Oh, to live in New Zealand with all the elves and dwarves and stunning landscapes strewn with such lovely modern architecture. A good example is Melling:Morse's Split Box. The split in the roof turns the entire house into a rainwater collection system, while the thick concrete floor acts as a passive solar heat sink.
Architect Gerald Melling writes:
"The Coromandel is a sub-tropical peninsular on the north-west coast of the North Island of New Zealand, an idyllic and remote region offering welcome holiday refuge from the urban stress of Auckland city. The Split Box is a permanently constructed commitment to a site hitherto inhabited only by two caravans and a storage shed. Its location is quintessential Kiwi Paradise - a hilltop on the edge of a coastline.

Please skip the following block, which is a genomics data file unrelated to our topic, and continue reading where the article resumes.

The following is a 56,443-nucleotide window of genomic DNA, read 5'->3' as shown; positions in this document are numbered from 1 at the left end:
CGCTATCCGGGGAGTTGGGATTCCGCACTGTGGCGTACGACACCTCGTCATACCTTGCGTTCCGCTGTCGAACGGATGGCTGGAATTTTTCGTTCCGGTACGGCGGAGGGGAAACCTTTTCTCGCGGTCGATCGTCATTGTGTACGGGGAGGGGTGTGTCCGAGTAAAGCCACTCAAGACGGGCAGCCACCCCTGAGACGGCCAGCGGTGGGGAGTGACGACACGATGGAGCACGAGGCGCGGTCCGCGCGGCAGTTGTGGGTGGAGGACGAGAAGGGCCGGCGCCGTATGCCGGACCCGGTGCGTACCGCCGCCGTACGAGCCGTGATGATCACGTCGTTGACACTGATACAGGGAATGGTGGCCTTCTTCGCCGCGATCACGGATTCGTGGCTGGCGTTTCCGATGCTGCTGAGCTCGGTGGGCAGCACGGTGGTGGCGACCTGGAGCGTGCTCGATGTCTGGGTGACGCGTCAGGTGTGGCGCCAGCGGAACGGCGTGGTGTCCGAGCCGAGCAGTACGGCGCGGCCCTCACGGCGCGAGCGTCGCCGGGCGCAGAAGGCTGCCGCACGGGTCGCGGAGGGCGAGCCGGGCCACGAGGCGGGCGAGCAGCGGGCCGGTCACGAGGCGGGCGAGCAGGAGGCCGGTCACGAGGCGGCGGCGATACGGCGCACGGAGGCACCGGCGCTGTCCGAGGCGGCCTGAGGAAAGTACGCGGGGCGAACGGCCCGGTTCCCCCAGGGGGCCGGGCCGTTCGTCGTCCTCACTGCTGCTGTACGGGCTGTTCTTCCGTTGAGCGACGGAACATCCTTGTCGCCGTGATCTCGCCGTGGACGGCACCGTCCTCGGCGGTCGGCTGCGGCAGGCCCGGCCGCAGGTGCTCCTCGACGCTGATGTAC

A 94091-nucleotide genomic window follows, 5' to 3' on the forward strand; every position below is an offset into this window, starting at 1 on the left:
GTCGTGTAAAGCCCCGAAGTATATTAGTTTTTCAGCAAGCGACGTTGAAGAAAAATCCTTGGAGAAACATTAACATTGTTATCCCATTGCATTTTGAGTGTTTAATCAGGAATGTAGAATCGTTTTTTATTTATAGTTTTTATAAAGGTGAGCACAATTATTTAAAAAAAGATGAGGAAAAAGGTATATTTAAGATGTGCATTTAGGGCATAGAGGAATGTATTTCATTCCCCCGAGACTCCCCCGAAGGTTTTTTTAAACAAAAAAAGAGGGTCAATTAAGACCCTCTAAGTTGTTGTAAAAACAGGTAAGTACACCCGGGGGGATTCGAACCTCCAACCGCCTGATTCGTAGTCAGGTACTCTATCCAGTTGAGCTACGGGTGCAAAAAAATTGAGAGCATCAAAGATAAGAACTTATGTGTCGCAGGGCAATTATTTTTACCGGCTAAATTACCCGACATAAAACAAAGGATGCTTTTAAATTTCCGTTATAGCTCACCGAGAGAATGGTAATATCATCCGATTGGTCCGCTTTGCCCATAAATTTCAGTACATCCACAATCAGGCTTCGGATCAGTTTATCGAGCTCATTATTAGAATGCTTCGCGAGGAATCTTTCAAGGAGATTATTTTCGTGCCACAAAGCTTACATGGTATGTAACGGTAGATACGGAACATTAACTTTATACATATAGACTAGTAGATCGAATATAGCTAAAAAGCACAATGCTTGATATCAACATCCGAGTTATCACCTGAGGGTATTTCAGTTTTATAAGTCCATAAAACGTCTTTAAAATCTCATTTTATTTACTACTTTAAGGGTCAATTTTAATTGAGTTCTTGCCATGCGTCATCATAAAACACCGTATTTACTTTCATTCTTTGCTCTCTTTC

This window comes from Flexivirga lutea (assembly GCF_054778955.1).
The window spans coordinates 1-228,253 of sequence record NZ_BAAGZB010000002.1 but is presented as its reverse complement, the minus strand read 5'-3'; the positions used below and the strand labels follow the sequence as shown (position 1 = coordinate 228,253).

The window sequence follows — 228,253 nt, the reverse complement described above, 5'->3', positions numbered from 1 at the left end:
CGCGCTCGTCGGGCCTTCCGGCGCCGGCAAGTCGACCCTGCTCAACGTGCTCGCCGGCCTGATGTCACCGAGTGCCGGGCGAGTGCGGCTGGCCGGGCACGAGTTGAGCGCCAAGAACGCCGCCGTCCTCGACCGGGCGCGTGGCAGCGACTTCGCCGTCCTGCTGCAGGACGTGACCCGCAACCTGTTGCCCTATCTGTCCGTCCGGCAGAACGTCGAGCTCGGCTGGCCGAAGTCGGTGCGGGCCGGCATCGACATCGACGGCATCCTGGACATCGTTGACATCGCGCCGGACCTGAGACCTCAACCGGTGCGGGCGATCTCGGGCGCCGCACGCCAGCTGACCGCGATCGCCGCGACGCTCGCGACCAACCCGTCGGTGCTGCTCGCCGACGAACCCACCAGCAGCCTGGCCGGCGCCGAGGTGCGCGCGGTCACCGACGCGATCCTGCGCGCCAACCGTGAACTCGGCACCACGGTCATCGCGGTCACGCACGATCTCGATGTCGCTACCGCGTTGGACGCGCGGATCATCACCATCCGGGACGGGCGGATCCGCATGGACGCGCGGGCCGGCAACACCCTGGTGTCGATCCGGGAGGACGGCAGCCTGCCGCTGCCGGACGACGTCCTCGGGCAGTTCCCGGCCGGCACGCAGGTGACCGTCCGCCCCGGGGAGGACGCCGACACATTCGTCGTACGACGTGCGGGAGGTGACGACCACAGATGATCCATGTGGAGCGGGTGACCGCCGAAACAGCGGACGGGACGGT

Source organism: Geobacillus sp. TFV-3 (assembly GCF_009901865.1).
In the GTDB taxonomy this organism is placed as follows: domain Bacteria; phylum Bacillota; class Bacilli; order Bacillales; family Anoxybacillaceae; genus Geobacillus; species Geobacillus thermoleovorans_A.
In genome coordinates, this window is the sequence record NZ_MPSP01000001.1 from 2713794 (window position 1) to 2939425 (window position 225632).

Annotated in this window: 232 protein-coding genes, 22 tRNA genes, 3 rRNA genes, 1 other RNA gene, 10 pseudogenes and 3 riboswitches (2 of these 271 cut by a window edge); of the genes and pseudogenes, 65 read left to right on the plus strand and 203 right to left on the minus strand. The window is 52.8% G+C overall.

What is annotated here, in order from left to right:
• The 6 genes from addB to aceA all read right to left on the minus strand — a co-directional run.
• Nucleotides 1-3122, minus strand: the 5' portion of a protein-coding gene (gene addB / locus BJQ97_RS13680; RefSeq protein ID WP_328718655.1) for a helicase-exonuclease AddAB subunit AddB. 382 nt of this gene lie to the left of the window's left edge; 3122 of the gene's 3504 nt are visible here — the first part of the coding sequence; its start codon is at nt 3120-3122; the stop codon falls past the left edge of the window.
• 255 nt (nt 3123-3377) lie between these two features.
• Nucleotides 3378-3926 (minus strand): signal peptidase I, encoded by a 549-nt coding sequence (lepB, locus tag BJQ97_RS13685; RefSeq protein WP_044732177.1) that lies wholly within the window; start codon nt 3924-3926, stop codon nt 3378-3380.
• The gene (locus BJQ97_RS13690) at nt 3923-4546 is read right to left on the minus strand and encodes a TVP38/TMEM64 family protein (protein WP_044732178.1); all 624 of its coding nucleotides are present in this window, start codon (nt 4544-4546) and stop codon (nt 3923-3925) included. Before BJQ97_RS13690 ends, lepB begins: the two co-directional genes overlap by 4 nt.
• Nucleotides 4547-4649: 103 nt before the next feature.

A desire to actively acknowledge the sea is combined with the need to harvest a water supply - the building is thus clinically cleaved down its middle, a negotiable crack in a rock.
Timber is Macrocarpa (an environmentally friendly species which does not require toxic treatment) rough-sawn externally and left to naturally weather, dressed and oiled internally.
:Melling:Morse Architects via ::Modern Residential Design